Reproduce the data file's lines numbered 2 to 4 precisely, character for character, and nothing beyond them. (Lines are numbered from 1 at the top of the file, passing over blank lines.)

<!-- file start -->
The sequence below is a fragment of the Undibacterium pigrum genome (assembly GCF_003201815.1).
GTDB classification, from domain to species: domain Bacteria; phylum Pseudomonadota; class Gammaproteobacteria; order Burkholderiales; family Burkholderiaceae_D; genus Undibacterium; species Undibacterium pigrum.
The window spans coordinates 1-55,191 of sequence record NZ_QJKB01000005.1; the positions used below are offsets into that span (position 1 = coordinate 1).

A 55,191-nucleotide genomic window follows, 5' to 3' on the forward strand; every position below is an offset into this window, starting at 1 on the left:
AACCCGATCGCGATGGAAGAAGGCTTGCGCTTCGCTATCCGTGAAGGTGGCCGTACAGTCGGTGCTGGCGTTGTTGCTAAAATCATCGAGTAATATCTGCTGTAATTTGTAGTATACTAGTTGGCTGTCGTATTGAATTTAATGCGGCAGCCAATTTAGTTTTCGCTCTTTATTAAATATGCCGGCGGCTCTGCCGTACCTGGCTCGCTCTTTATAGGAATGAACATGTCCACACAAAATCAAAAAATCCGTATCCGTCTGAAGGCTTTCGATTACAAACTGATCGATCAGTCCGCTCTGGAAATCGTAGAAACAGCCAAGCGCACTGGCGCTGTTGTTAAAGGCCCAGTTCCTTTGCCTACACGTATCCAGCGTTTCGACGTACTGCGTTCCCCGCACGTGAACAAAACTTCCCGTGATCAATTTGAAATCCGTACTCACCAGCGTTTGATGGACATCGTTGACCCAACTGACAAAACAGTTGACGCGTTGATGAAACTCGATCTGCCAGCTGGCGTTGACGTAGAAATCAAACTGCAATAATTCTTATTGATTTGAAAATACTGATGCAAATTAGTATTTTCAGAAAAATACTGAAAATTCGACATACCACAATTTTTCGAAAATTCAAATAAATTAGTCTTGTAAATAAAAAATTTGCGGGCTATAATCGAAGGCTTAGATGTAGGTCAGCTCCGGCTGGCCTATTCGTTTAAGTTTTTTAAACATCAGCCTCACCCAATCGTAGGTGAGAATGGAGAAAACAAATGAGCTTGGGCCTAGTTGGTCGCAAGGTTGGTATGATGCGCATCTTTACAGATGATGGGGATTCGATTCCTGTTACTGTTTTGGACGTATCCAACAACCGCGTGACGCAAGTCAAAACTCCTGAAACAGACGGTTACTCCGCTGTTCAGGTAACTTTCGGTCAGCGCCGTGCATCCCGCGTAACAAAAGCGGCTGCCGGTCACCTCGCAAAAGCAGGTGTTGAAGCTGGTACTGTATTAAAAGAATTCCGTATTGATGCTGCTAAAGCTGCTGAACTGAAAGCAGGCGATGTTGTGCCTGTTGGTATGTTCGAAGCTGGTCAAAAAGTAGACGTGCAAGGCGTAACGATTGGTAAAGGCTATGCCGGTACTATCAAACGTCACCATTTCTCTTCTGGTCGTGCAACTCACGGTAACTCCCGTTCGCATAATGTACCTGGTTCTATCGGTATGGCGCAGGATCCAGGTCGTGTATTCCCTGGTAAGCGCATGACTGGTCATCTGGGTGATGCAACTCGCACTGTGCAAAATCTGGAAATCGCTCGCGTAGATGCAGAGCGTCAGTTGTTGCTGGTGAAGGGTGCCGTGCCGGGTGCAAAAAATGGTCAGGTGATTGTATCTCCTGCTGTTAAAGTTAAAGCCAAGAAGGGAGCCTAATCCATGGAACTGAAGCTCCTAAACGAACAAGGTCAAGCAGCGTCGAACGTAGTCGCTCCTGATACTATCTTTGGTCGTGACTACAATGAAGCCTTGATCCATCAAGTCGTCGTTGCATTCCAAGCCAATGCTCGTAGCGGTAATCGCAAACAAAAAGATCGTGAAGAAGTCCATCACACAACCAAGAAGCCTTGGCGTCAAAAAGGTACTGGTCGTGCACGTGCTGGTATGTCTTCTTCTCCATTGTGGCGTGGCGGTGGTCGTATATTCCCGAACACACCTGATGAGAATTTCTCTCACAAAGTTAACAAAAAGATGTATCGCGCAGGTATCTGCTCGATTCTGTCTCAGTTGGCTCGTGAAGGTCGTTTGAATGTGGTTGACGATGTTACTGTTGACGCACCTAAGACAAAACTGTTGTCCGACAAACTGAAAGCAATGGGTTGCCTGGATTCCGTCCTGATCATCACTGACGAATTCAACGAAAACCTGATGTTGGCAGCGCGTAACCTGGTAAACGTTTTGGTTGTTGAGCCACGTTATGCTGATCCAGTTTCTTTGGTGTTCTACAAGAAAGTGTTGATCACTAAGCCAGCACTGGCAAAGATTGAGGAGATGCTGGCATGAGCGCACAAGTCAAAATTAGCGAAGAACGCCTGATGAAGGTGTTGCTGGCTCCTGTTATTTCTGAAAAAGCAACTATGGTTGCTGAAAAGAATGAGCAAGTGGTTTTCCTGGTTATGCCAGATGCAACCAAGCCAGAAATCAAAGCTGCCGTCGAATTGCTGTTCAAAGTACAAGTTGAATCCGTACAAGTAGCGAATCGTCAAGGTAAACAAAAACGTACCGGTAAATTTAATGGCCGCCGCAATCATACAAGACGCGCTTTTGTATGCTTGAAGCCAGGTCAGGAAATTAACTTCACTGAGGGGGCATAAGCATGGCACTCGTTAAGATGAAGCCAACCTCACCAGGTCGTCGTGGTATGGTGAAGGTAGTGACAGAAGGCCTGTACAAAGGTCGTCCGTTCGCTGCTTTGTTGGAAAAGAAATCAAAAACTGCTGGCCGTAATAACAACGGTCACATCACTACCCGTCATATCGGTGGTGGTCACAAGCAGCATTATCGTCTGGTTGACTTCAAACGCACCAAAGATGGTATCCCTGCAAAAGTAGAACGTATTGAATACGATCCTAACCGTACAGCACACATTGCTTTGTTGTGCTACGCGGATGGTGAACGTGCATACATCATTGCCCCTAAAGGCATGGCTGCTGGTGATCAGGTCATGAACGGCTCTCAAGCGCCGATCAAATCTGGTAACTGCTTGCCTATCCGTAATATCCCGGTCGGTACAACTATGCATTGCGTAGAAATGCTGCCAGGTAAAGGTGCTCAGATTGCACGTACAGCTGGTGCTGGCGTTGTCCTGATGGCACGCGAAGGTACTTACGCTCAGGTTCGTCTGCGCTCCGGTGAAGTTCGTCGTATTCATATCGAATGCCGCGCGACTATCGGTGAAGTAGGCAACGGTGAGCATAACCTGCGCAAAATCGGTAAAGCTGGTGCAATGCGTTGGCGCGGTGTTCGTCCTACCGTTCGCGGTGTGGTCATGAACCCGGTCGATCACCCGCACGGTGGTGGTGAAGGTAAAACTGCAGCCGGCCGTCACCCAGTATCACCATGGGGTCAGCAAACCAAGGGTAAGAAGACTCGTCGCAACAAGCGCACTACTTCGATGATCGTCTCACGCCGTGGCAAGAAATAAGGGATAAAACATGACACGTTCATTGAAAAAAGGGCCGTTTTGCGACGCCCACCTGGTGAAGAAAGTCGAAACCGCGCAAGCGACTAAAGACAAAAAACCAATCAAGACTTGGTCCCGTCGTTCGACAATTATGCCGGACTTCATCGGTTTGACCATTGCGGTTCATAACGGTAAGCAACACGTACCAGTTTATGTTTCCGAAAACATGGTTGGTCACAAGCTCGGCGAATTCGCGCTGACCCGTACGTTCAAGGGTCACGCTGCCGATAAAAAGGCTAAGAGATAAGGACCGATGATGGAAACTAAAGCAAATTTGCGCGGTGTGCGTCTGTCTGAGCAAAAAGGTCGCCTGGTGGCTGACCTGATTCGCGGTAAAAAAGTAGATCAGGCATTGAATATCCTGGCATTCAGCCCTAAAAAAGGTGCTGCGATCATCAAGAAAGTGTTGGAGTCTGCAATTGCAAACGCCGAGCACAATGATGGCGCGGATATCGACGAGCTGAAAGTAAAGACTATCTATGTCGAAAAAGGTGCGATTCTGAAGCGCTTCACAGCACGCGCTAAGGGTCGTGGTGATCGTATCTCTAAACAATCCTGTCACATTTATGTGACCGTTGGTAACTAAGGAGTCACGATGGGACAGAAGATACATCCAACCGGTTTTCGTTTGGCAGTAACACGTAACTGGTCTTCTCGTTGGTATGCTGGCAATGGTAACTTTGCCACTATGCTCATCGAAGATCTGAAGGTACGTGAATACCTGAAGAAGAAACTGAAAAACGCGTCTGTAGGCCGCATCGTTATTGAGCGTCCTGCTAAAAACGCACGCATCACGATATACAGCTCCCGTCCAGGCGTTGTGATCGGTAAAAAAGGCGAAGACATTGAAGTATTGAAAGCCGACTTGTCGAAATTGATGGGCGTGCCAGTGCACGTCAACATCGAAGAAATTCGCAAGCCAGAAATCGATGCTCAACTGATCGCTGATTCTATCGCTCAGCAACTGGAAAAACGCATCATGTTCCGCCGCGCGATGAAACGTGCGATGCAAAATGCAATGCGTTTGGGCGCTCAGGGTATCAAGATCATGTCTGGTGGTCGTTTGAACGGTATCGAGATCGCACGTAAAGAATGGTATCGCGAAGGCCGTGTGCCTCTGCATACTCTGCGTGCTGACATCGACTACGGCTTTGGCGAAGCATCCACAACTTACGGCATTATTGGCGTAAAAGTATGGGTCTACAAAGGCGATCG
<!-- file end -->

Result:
GTDB classification, from domain to species: domain Bacteria; phylum Pseudomonadota; class Gammaproteobacteria; order Burkholderiales; family Burkholderiaceae_D; genus Undibacterium; species Undibacterium pigrum.
The window spans coordinates 1-55,191 of sequence record NZ_QJKB01000005.1; the positions used below are offsets into that span (position 1 = coordinate 1).

A 55,191-nucleotide genomic window follows, 5' to 3' on the forward strand; every position below is an offset into this window, starting at 1 on the left: